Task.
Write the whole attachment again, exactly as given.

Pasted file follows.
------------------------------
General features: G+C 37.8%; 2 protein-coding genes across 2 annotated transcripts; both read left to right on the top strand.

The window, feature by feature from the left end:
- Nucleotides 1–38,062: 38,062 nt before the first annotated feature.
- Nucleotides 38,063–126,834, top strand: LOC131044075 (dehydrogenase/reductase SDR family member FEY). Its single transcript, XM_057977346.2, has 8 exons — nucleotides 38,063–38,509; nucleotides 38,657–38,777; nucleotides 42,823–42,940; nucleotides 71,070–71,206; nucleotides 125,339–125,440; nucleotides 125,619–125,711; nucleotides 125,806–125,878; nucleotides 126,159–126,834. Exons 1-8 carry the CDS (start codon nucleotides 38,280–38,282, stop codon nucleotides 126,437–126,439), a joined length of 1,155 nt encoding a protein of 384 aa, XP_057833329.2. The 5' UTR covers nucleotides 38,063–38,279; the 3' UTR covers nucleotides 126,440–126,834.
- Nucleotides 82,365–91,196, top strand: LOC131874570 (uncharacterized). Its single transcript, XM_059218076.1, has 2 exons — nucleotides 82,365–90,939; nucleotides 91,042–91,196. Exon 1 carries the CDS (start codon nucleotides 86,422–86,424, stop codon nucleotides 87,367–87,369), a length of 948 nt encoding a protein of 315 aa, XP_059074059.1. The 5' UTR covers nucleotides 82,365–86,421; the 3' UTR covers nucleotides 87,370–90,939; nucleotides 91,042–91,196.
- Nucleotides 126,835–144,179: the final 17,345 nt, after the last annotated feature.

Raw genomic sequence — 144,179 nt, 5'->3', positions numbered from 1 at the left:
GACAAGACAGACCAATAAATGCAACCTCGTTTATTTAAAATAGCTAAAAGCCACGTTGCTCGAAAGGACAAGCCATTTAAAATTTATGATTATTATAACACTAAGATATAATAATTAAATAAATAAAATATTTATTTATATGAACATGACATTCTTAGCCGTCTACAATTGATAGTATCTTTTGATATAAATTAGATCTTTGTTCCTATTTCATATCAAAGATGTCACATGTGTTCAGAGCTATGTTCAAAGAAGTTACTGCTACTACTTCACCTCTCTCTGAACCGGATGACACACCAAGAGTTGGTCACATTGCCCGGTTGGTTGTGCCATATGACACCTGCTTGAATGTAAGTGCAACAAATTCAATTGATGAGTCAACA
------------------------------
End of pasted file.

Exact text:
General features: G+C 37.8%; 2 protein-coding genes across 2 annotated transcripts; both read left to right on the top strand.

The window, feature by feature from the left end:
- Nucleotides 1–38,062: 38,062 nt before the first annotated feature.
- Nucleotides 38,063–126,834, top strand: LOC131044075 (dehydrogenase/reductase SDR family member FEY). Its single transcript, XM_057977346.2, has 8 exons — nucleotides 38,063–38,509; nucleotides 38,657–38,777; nucleotides 42,823–42,940; nucleotides 71,070–71,206; nucleotides 125,339–125,440; nucleotides 125,619–125,711; nucleotides 125,806–125,878; nucleotides 126,159–126,834. Exons 1-8 carry the CDS (start codon nucleotides 38,280–38,282, stop codon nucleotides 126,437–126,439), a joined length of 1,155 nt encoding a protein of 384 aa, XP_057833329.2. The 5' UTR covers nucleotides 38,063–38,279; the 3' UTR covers nucleotides 126,440–126,834.
- Nucleotides 82,365–91,196, top strand: LOC131874570 (uncharacterized). Its single transcript, XM_059218076.1, has 2 exons — nucleotides 82,365–90,939; nucleotides 91,042–91,196. Exon 1 carries the CDS (start codon nucleotides 86,422–86,424, stop codon nucleotides 87,367–87,369), a length of 948 nt encoding a protein of 315 aa, XP_059074059.1. The 5' UTR covers nucleotides 82,365–86,421; the 3' UTR covers nucleotides 87,370–90,939; nucleotides 91,042–91,196.
- Nucleotides 126,835–144,179: the final 17,345 nt, after the last annotated feature.

Raw genomic sequence — 144,179 nt, 5'->3', positions numbered from 1 at the left:
GACAAGACAGACCAATAAATGCAACCTCGTTTATTTAAAATAGCTAAAAGCCACGTTGCTCGAAAGGACAAGCCATTTAAAATTTATGATTATTATAACACTAAGATATAATAATTAAATAAATAAAATATTTATTTATATGAACATGACATTCTTAGCCGTCTACAATTGATAGTATCTTTTGATATAAATTAGATCTTTGTTCCTATTTCATATCAAAGATGTCACATGTGTTCAGAGCTATGTTCAAAGAAGTTACTGCTACTACTTCACCTCTCTCTGAACCGGATGACACACCAAGAGTTGGTCACATTGCCCGGTTGGTTGTGCCATATGACACCTGCTTGAATGTAAGTGCAACAAATTCAATTGATGAGTCAACA